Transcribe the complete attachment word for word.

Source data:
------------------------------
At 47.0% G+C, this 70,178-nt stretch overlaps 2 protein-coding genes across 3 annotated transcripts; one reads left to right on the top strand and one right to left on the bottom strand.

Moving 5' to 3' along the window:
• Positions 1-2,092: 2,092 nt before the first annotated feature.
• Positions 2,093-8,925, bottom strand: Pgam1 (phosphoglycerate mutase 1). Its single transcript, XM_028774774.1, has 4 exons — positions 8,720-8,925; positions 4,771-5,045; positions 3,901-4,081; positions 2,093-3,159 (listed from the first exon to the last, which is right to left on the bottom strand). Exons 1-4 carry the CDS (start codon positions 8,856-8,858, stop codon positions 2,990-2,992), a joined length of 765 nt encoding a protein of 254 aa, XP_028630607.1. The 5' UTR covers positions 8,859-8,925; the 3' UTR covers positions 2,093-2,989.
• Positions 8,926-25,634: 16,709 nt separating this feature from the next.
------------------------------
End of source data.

At 47.0% G+C, this 70,178-nt stretch overlaps 2 protein-coding genes across 3 annotated transcripts; one reads left to right on the top strand and one right to left on the bottom strand.

Moving 5' to 3' along the window:
• Positions 1-2,092: 2,092 nt before the first annotated feature.
• Positions 2,093-8,925, bottom strand: Pgam1 (phosphoglycerate mutase 1). Its single transcript, XM_028774774.1, has 4 exons — positions 8,720-8,925; positions 4,771-5,045; positions 3,901-4,081; positions 2,093-3,159 (listed from the first exon to the last, which is right to left on the bottom strand). Exons 1-4 carry the CDS (start codon positions 8,856-8,858, stop codon positions 2,990-2,992), a joined length of 765 nt encoding a protein of 254 aa, XP_028630607.1. The 5' UTR covers positions 8,859-8,925; the 3' UTR covers positions 2,093-2,989.
• Positions 8,926-25,634: 16,709 nt separating this feature from the next.